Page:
Infuse Infusions in your Tea & Fruit infuser Bottle
We know, our Frogbit-Fruit-and-Tea-Infuser-bottle name is a bit of a mouthful. Maybe it’s a bit more formal than fun, but we want to make sure you know what it is. But especially that word “infuser” … what exactly is an infuser, you might ask?
Properly speaking, an infuser is a container that you use to make an infusion … and according to the dictionary, an infusion is a drink made by soaking plants or herbs in liquid without boiling, so that the liquid gradually takes on the properties of those plants.
So much for dictionary definitions … we all know that putting a few slices of lemon in our water makes it taste better, especially when it’s been allowed to sit for a bit longer. And that, friends, is all that an infusion is.
So with that out of the way, what can you infuse in your infuser to make an infusion? Pretty much any kind of plant, it turns out. We generally follow two rules, ourselves, but that’s not to say you might not have your own ideas on Interesting Infusions (in which case, we want to hear about them!!). Very simply, we think 1), use whatever you would eat raw (if it’s a plant you eat cooked, it’s probably not a great candidate – we’ve never seen a recipe for a potato infusion, for example). And 2), use plants you like the taste of. If you’re not a cilantro fan, our fave cilantro-lime-cayenne infusion probably isn’t going to make it to the top of your hit parade anytime soon (although that’s too bad, because it’s really a thing of beauty).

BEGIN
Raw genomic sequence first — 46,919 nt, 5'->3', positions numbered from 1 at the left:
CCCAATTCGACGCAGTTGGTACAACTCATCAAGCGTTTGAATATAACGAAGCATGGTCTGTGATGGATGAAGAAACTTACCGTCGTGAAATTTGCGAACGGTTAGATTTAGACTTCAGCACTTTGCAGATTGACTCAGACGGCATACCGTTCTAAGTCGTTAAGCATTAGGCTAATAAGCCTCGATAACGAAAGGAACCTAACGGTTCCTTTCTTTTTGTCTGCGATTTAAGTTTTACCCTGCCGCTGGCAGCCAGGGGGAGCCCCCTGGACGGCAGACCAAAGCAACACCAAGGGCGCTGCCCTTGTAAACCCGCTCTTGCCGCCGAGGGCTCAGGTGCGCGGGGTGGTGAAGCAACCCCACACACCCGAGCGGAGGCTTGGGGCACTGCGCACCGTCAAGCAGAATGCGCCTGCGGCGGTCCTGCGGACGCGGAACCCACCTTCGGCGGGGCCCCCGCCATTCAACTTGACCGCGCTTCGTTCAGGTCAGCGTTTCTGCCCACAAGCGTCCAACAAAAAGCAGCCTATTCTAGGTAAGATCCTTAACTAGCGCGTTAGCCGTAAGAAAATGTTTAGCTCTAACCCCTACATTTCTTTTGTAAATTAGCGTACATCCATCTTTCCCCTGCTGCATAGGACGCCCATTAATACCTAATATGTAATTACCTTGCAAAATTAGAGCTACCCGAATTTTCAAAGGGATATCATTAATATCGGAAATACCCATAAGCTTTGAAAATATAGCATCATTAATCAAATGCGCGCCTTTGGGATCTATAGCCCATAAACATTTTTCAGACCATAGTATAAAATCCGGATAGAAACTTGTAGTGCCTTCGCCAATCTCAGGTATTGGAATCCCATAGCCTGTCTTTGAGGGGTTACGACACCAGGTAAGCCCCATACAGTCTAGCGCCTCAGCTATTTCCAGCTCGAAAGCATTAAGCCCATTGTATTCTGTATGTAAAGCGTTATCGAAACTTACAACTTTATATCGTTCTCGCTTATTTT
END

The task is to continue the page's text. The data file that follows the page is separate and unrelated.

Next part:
But that’s it for rules – infusions are totally a game of be creative and try something new. Lemon slices have their place, for sure, but where one ingredient is good, 2 or 4 is even better. Like any culinary area, there’s a huge world out there of infusion creativity, and it doesn’t take a lot of effort to up your game. So let the fun begin … and let us know if you’ve invented a great new creation!